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Re: Why fewer contributors to GNU? They have to reveal identity and assi


From: Alexandre François Garreau
Subject: Re: Why fewer contributors to GNU? They have to reveal identity and assign copyright
Date: Wed, 06 Nov 2019 03:43:43 +0100

Le mercredi 6 novembre 2019 03:27:01 CET, vous avez écrit :

> * Alexandre François Garreau <address@hidden> [2019-11-06 03:14]:

> > It’s natural to generalize, problem when generalization actually

> > (linearly/

> > monodimensionally) hierarchize people and becomes part of division culture

> > or oppression.

>

> It may be natural and human. But it is not rational,

 

Well, maybe not, because it’s not deduction (what drives logic) but induction. Yet you can naturally reason to the extent that most of our basic knowledge comes first from intuition, induction, and that induction can be logically formalized as a statistical process.

 

> and what I mean

> is statements like:

>

> Black/White people are bad.

>

> Women/man is bad - or - Americans/Russians/Africans/etc. are bad.

 

These are specifically hierarchizing moral generalizations.

 

> Those are generalizations and type of generalization that is of no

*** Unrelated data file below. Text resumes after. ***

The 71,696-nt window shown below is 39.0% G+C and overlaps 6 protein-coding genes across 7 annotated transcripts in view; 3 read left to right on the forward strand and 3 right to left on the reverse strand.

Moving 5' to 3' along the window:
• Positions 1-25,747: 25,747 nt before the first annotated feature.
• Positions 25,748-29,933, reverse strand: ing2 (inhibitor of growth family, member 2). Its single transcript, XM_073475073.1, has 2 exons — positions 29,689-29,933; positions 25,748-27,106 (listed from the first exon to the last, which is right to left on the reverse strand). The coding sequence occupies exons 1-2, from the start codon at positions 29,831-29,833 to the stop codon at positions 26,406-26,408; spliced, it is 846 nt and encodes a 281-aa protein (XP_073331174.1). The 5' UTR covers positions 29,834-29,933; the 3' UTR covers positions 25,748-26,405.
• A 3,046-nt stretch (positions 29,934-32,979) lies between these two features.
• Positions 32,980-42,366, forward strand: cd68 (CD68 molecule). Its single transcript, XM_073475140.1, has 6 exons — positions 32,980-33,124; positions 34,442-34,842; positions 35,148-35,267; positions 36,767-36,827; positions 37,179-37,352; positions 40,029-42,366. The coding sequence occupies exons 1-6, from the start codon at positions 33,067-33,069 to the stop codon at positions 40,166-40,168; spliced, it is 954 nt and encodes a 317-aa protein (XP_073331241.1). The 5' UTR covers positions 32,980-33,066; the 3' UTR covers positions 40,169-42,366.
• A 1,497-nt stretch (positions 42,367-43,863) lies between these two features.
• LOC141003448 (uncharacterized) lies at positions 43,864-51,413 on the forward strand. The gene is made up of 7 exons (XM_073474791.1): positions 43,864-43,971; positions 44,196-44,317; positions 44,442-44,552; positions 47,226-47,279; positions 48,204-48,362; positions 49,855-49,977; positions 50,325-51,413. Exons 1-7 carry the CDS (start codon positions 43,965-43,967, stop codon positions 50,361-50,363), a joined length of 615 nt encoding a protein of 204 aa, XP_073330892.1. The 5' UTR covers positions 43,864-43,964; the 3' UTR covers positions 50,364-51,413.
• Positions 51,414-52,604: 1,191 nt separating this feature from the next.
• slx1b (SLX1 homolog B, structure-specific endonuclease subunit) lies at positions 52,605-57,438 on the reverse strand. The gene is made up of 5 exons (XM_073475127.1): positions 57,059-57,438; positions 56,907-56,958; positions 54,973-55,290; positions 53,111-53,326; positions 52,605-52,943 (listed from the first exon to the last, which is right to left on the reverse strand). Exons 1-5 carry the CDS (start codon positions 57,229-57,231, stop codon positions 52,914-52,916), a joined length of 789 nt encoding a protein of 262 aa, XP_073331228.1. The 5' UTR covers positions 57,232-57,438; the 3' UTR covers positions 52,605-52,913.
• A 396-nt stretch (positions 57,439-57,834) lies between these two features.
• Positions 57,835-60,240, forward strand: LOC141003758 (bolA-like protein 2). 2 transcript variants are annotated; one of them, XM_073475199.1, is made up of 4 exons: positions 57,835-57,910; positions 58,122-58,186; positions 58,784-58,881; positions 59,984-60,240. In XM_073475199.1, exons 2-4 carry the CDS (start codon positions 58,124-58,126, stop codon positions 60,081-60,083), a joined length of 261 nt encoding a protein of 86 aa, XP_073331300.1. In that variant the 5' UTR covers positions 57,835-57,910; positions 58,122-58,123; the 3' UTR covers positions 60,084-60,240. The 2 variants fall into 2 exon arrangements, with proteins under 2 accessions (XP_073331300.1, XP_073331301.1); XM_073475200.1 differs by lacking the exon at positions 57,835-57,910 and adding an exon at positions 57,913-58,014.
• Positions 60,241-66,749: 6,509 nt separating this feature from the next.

> benefit for anybody but hate creators.

 

It might indirectly benefit someone who didn’t stated it but profited of a systemic oppressive context within a particular society’s culture.

 

> If one says that proprietary software is harming people, that is

> objective generalization.

 

That is a generality, but not a *generalization*. It is already general *by definition*, so it is deduction, not induction.

 

> Yes, people tend to generalize, that does not make the world better

> place. From programmers I expect specific statements, not

> generalizations.

 

Induction helps reasoning because to reason you need assertions and lot of assertions and useful thought has to be done about undefined stuff, found only in the material, non-ideal world, yet to be defined… but a posteriori.

 

> When such

> statements are depicting certain class of people being bad for some

> reason, there is no use of such but the creation of hate.

 

Depends if it’s an essential, natural and inherent class or an immanent and changing class. “Compulsive serial killers are bad” is useful generalization, even without hate. However it is to be known that “bad” is a general enough concept to be useful about really scarcely, in very specific and temporary situations.


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